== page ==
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Understanding Zika

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February 28, 2019

What is the issue?

India should have a clear knowledge on Zika epidemiology before its next outbreak.

What is Zika?

  • Zika is a viral infection, spread by mosquitoes, the vector is the Aedes aegypti mosquito, which also spreads dengue and chikungunya.
  • Additionally, infected people can transmit Zika sexually.
  • Most people infected with the virus do not develop symptoms, the symptoms are similar to those of flu, including fever body ache, headache etc.
  • Additional symptoms can include the occasional rash like in dengue, while some patients also have conjunctivitis.
  • Also, fears around Zika primarily involve microcephaly, especially when pregnant women are infected.
  • Microcephaly is a condition in which babies are born with small and underdeveloped brains.
  • In India, Madhya Pradesh and Rajasthan saw large outbreaks of Zika in 2018.

How does dengue influence Zika outbreaks?

  • Two studies published earlier this year show conflicting evidence for the role of dengue in Zika outbreaks.
  • The first study showed that in mice, the presence of dengue antibodies led to more placental damage and restricted foetal growth due to Zika.
  • Another study showed that people infected by dengue were protected against Zika during an outbreak in Salvador, Brazil.
  • Given this conflicting evidence, scientists are very far from understanding what makes Zika deadly to foetuses.
  • This means that any data on how the pregnancies of Zika-infected women pan out in India can be of much help to the health authorities.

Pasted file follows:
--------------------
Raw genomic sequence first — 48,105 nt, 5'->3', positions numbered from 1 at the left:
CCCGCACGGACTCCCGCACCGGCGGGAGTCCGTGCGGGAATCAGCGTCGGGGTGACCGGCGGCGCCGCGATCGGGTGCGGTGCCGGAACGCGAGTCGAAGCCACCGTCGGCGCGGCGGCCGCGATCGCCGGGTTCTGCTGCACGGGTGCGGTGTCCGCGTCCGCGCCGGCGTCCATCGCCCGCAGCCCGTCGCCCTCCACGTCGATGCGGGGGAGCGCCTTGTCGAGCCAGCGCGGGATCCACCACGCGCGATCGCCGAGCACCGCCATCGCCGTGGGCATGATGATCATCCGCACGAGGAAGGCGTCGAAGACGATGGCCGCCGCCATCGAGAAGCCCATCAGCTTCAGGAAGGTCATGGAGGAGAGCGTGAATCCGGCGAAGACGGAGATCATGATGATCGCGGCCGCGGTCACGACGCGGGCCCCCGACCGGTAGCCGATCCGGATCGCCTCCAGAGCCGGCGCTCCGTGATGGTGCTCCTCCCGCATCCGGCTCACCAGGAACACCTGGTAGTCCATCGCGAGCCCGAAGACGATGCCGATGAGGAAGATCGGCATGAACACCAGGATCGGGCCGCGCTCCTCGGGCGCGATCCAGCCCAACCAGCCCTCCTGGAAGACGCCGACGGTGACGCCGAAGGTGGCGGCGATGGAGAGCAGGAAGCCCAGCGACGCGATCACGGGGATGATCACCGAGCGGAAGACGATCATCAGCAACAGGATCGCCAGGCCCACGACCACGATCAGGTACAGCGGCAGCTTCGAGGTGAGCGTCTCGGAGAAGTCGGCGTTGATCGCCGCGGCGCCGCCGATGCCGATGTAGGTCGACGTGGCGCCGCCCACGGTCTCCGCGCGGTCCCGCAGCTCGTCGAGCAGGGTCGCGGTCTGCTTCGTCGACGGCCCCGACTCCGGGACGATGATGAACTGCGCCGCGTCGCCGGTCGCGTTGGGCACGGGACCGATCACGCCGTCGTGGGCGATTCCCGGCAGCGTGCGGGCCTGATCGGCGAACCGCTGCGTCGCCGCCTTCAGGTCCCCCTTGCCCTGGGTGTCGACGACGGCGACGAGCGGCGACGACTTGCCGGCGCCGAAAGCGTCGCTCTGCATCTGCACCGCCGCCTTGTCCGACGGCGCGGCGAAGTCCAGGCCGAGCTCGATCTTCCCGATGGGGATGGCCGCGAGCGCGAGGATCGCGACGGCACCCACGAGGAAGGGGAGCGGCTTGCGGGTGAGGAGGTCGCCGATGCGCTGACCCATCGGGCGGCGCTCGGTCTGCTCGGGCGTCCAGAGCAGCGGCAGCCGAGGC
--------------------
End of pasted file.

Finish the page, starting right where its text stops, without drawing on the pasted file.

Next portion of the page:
• Thus, careful studies must be carried out to see if there is increased prevalence of microcephaly in India, and to understand the risk-factors.

What are the measures needed?

  • Screening - The TORCH (Toxoplasmosis, Other, Rubella, Cytomegalovirus, and Herpes) infections are known to cause foetal abnormalities, including microcephaly, among newborns.
  • Thus, wherever women are screened for TORCH, they must also be screened for Zika.
  • Monitoring - There is no evidence conclusively linking a particular viral strain or mutation with foetal anomalies so far.
  • The Indian Council of Medical Research (ICMR) said during the outbreak in Rajasthan, the Rajasthan strain did not have the S139N mutation – which is linked to microcephaly.
  • However, conclusion from several research across the globe shows that all Zika strains can cause microcephaly.
  • Thus, the health authorities in the states of Rajasthan and Madhya Pradesh must follow up on every pregnant woman who was diagnosed Zika positive last year.
  • Focus - Health authorities should gather information that concerns population immunity.
  • To study immunity, authorities must conduct seroprevalence surveys, in which they screen people in several States for antibodies to zika and subsequently identify pockets of low immunity in India.
  • Health authorities can then focus their efforts on these regions, because they would be most vulnerable to future outbreaks.

What should be done further?

  • Seroprevalence studies are not easy to do, given the cross-reactivity that plagues flaviviruses.
  • The Enzyme-linked immunosorbent Assay (ELISA), which is commonly used in seroprevalence studies to detect antibodies, can throw up false positives for Zika if a person has dengue antibodies.
  • This is because dengue antibodies can neutralise Zika and vice versa.
  • Hence, the researchers around the globe are working to develop alternative tests that are specific to Zika alone.
  • A multinational team has developed an ELISA test that is able to distinguish Zika from dengue.
  • The test was used in a survey at Managua, Nicaragua after a large epidemic hit the city in 2016.
  • It found that in 2017, 56% of tested adults had antibodies to Zika, suggesting that the city wouldn’t see another large epidemic in the near future.
  • Thus, India should consider doing such surveys in its own geographical region as soon as possible and should not wait until the mosquito season begins again.

 

Source: The Hindu

 

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